As part of The Linda Project, Jenna and I will be having guest Interviewees/Bloggers share about topics in life that we may not have experience with. After all, this virtual retreat we have created is so much more then just postpartum anxiety and infertility. So today, I hope you take the time to read this young woman’s story, I promise you won’t regret it.
May 9th, 2013 – I was walking through the downtown skyways during my lunch hour, when I received a text message from Bridget Karg (my daughter’s daycare provider). I surely couldn’t be reading the message correctly. Nikki, (Bridget’s daughter) has Leukemia. Leukemia? This doesn’t make any sense. I went back to my desk and sat in silence with tears rolling down my face. How? She’s 17. She’s too young. This isn’t fair.
Three years later, Nikki Karg is here to share her story with all of you. How courageous of her, but then again, I wouldn’t expect anything less from her. I think we can all take something away from this young woman. She’s inspiring and determined. She’s a fighter. A warrior. She’s my Hero.
Nikki- may we all learn to live a little bit more like you. Thank you for never giving up on yourself and continuing to fight the fight. I’m honored to call you a friend (and the world’s greatest sitter!)
When did you find out you had cancer and what was your first reaction when you first were told you had Leukemia?
I just turned 20 years old and it sure doesn’t feel like it! I am a sophomore at the University Of St. Thomas and love every second of it. In high school I was a hockey player and had gone to state four times with South Saint Paul High School. I was in shape, completely healthy, and loved my long thick hair. I always talked about my hair.
When I was just 17 years old, I went to the doctor with a swollen knee and excruciating pain (I thought it was hockey related). When we received the results for my blood culture things weren’t what they should be. I was then sent straight to the emergency room at Children’s Hospital in Minneapolis, because they had the closest Oncology unit. From there, I developed an extremely high fever and was put on antibiotics and pain meds while my mom and I waited for the results. We thought it was maybe a blood infection or something minor, but we were completely wrong…At 9:30 a.m. my mom called all of my immediate family and told them that something was really wrong and they need to come to the hospital right away. “You have cancer,” are words I never thought I would hear directed towards me.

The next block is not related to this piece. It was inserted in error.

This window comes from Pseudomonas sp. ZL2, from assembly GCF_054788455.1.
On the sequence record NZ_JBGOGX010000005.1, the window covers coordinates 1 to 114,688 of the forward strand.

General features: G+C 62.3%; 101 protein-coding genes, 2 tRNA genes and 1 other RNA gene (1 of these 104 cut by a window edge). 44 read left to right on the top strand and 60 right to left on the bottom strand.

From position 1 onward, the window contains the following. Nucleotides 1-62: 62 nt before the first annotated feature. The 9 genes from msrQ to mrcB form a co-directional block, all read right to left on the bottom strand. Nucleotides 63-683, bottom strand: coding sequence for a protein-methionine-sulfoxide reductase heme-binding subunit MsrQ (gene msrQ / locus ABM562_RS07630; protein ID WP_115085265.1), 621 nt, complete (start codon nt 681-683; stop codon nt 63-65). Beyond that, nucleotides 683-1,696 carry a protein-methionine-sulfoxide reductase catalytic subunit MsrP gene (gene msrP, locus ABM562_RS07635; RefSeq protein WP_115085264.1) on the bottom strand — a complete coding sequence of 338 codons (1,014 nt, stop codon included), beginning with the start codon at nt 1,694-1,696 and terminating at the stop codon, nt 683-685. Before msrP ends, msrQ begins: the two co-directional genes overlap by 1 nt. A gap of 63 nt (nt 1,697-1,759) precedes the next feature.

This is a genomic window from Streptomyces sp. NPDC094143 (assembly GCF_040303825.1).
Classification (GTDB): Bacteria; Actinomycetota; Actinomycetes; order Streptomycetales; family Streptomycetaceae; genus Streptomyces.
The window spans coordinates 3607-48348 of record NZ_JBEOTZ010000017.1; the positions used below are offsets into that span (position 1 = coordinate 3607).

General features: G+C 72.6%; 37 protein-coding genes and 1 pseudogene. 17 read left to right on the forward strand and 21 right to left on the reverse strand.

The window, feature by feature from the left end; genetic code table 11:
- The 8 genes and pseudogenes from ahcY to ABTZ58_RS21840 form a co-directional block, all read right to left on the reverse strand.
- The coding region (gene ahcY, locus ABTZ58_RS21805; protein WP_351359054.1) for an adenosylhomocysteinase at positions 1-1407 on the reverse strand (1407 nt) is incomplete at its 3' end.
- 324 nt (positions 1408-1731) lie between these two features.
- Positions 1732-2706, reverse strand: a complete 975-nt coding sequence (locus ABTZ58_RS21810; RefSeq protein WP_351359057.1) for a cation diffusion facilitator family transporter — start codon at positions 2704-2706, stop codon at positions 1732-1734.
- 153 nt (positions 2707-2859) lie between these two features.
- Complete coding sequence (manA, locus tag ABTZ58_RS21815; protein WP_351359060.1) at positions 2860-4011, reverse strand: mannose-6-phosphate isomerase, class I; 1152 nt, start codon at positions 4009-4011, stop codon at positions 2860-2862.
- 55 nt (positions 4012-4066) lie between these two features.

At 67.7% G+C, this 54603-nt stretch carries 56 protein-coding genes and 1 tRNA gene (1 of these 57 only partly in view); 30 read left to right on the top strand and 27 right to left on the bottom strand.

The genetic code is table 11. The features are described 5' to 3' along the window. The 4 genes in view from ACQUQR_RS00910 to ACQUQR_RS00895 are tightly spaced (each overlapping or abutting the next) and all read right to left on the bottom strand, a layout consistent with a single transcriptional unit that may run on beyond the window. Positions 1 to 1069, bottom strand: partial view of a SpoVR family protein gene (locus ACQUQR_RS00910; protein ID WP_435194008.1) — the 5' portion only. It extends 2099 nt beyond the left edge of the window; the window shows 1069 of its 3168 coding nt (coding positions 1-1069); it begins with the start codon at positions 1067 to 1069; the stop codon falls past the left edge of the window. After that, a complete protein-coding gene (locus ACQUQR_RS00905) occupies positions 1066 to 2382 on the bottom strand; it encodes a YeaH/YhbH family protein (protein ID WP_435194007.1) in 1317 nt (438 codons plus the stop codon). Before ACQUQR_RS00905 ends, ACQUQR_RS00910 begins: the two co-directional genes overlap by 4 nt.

How did your friends and family respond?
Shock is the only word I can use to capture my friends and family’s feelings. No one saw this coming and especially to me. A healthy 17-year-old girl with her whole life in front of her.
I watched you have many “down days.” How did you find the strength to get through treatments?
After I spent time in denial and questioning why God would do something like this to me, I found hope. I realized that God wouldn’t have given me this task unless he knew I could handle it. I had the strength and determination to crush cancer and knew I was capable of it!
Who was your biggest supporter through your battle?
My mom, Bridget, never left my side. She saw me through my darkest days and kept me fighting. She is the strongest woman I know and I don’t know how things would have ended, if it wasn’t for her love and support. She is my rock.
How are you doing today?
As for today, I still have a battle to fight. It is not cancer but it is the side effects of my bone marrow transplant I received from my older sister Jenni. I have developed a skin disease called Graph Vs. Host. In understandable words, It means that my white cells are fighting with my sisters white cells to take over my body. It has given me sores all over my body and has effected my joint movement. I now get light treatment three times a week at the University of Minnesota and go to physical therapy twice a week. I still have a long road ahead of me but I won’t give up.
Can you tell us how you were driven to make a difference and your involvement with Love Your Melon?
One morning after I had received a round of chemo I got a gift basket. As I was looking through my basket I noticed a cool and interesting hat. It said “Love Your Melon” (LYM). I started researching them and found out their purpose and fell in love. I don’t know how else to describe it. I couldn’t stop thinking about the smiles that they put on children battling cancer by just giving them a hat to keep their bald head warm. Losing my hair was horrible. I hung on to it as long as I could and then shaved what was left. I wore Love Your Melon hats everyday until it grew back. Being a part of the University of St Thomas LYM Crew has changed my life. I am in an entrepreneurship class at school and hope that someday I’ll be able to make the same impact LYM has had on me.
What advice would you give other women facing this disease?
My advice is to never give up. My favorite quote is, “You never know how strong you are until being strong is the only choice you have.” I have lived by this quote for three years and it has only made me a stronger woman. I still face challenges in life, but if I was able to beat cancer – NOTHING will stand in my way to accomplish my dreams. God has a plan for me and he knows I was meant for great things.
To anyone going through something like this…There is always a light at the end of the tunnel. It may not be the path you expect, but that doesn’t mean you can’t make the best out of it!
Written By: Nikki Karg